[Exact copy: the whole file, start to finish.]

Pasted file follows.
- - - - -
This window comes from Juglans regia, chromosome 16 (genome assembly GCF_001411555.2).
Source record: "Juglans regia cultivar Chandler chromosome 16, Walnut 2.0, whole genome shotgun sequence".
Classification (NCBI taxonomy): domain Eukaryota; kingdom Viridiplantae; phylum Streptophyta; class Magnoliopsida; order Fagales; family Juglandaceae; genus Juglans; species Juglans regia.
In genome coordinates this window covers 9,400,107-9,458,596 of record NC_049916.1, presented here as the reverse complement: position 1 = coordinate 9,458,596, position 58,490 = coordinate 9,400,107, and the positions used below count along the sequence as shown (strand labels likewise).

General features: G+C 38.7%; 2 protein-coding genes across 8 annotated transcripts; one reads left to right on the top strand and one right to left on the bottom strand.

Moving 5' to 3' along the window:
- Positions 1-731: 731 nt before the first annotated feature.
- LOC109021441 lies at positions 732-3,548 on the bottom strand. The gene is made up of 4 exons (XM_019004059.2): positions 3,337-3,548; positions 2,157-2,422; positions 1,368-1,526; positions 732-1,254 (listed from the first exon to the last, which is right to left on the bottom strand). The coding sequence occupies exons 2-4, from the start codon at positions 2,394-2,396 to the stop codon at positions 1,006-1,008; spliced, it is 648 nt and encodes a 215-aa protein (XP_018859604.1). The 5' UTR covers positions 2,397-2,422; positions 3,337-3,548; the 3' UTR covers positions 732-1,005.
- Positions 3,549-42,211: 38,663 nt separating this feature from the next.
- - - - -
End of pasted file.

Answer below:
This window comes from Juglans regia, chromosome 16 (genome assembly GCF_001411555.2).
Source record: "Juglans regia cultivar Chandler chromosome 16, Walnut 2.0, whole genome shotgun sequence".
Classification (NCBI taxonomy): domain Eukaryota; kingdom Viridiplantae; phylum Streptophyta; class Magnoliopsida; order Fagales; family Juglandaceae; genus Juglans; species Juglans regia.
In genome coordinates this window covers 9,400,107-9,458,596 of record NC_049916.1, presented here as the reverse complement: position 1 = coordinate 9,458,596, position 58,490 = coordinate 9,400,107, and the positions used below count along the sequence as shown (strand labels likewise).

General features: G+C 38.7%; 2 protein-coding genes across 8 annotated transcripts; one reads left to right on the top strand and one right to left on the bottom strand.

Moving 5' to 3' along the window:
- Positions 1-731: 731 nt before the first annotated feature.
- LOC109021441 lies at positions 732-3,548 on the bottom strand. The gene is made up of 4 exons (XM_019004059.2): positions 3,337-3,548; positions 2,157-2,422; positions 1,368-1,526; positions 732-1,254 (listed from the first exon to the last, which is right to left on the bottom strand). The coding sequence occupies exons 2-4, from the start codon at positions 2,394-2,396 to the stop codon at positions 1,006-1,008; spliced, it is 648 nt and encodes a 215-aa protein (XP_018859604.1). The 5' UTR covers positions 2,397-2,422; positions 3,337-3,548; the 3' UTR covers positions 732-1,005.
- Positions 3,549-42,211: 38,663 nt separating this feature from the next.